The manufacturers of bisphenol-A (BPA), the controversial compound found in literally thousands of consumer products (including many food containers), took a big PR blow last week with the publication of a new study linking BPA with male sexual dysfunction.
The study, funded by the U.S. government and published in the journal Human Reproduction, is the first to investigate the impact of BPA on the human reproductive system. Previous studies had uncovered disturbing adverse health effects on laboratory animals, including damage to the brain and nervous system and cellular changes associated with breast and testicular cancer.
For the current study, researchers followed 634 male factory workers in China over five years. The men who were exposed to high workplace levels of BPA reported significantly more sexual dysfunction than their peers who worked in factories where BPA wasn’t present.
Specifically, the BPA-exposed workers were four times more likely to experience erectile dysfunction and reduced sexual desire and seven times more likely to have difficulty with ejaculation.
And the sexual problems developed within only months of taking a job with high BPA exposure.
True, the levels of BPA exposure experienced by the Chinese workers were 50 times those faced by the average American man. Yet this study raises the troubling question of whether lesser levels of the chemical could also affect sexual function.
An interesting perspective
Blogging for U.S. News and World Report, physician-journalist Ford Vox, MD, brings up an important point about the just-published study: The factory workers in this study inhaled the BPA particles at their workplace. In the U.S., BPA typically enters the body through the digestive system. Could that make a difference? Writes Vox:
We’re more akin to the men who were used as controls in the study: the men who live in the same city but who don’t work in the BPA factories. They were still exposed, of course, but in the same way we are here, by BPA in plastics infiltrating the food we eat. The urine BPA concentrations in [the] control groups are also similar to those seen in Americans. Their reported sexual dysfunction is similar to that seen in surveyed American men.
The study’s authors, Vox reports, are already diving into the data to see if different levels of BPA in the control population correlate with different levels of sexual complaints. “That study will mean much more to American men,” says Vox.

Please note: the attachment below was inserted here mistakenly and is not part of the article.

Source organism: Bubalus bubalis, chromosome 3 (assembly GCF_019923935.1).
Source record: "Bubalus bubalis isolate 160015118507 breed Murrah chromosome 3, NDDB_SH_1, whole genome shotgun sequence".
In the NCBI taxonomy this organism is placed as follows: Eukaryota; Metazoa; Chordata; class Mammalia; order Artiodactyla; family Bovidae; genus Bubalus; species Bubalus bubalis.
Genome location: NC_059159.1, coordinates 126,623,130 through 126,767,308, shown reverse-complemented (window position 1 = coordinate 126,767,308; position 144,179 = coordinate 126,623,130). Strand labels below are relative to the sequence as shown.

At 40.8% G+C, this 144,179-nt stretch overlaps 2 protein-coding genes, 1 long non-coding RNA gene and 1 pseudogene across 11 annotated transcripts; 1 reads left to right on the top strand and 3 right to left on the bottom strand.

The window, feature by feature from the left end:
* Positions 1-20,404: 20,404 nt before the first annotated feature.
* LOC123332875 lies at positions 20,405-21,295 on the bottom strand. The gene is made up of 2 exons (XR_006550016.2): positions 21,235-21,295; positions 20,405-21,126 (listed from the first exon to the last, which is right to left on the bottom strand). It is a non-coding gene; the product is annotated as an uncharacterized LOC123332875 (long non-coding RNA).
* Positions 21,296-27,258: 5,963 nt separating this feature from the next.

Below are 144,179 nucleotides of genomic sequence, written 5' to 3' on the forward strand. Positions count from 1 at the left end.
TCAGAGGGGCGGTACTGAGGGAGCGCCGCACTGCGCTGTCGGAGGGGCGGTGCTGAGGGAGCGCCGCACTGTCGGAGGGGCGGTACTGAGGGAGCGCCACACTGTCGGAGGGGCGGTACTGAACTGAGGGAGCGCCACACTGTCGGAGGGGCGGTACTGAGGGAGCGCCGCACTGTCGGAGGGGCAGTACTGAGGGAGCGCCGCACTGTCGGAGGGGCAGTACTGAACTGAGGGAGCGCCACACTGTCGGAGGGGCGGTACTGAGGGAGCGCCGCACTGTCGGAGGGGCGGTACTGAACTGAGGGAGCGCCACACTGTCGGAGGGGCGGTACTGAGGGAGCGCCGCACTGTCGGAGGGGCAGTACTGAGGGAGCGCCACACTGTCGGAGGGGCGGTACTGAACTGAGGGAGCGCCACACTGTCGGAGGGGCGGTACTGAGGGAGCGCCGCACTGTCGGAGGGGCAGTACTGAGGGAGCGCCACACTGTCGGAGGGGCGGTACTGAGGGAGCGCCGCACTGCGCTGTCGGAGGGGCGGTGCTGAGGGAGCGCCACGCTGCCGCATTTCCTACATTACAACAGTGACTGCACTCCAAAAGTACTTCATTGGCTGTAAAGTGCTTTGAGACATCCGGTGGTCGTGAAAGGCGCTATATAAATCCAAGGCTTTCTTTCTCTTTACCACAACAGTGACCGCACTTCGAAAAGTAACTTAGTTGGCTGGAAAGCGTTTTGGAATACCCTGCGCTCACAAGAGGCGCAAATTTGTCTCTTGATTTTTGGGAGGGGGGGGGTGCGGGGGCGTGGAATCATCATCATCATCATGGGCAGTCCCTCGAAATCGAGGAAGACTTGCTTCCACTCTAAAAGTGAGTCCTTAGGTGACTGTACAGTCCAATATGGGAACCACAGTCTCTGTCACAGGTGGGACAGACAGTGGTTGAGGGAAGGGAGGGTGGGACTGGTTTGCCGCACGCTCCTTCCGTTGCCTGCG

Vox also points out that BPA may be among men’s “least likely excuses for sexual misfires.” He writes:
Simply being between 40 and 70 years old gives you a fifty-fifty chance of having a minor malfunction the next time you’re with your partner. [Erectile dysfunction] is so common that stress (or even a pessimistic attitude) generates odds similar to those … reported in the BPA-bathed factory workers. Combine psychology and relationship variables with the better understood “organic” mechanisms (diabetes, heart disease, drinking, smoking, drug side effects), and avoiding BPA would have to rank pretty low on your personal to-do health list. After you’ve controlled your cholesterol, blood pressure, resting heart rate, blood sugar, etc., by all means attempt to limit your BPA exposure.
Reducing your exposure
Limiting exposure to BPA is not easy, however. In its December issue, Consumer Reports published a study that found BPA leaching into the food of almost all the metal food cans it tested — including those labeled “BPA-free” or “organic.”
The highest levels of BPA were found in canned green beans and canned soup.
“A 165-pound adult eating one serving of canned green beans from our sample, which averaged 123.5 ppb, could ingest about 0.2 micrograms of BPA per kilogram of body weight per day, about 80 times higher than our experts’ recommended daily upper limit,” notes Consumer Reports. “And children eating multiple servings per day of canned foods with BPA levels comparable to the ones we found in some tested products could get a dose of BPA approaching levels that have caused adverse effects in several animal studies.”
Consumer Union, which publishes Consumer Reports, has called for Congress and food manufacturers to eliminate BPA from all materials that come in contact with food. (The Food and Drug Administration is currently reassessing the safety of the chemical.) In the meantime, it recommends that you take the following three easy steps to reduce your exposure to BPA:
- Choose fresh food whenever possible.
- Consider alternatives to canned food, beverages, juices and infant formula.
- Use glass containers when heating food in microwave ovens.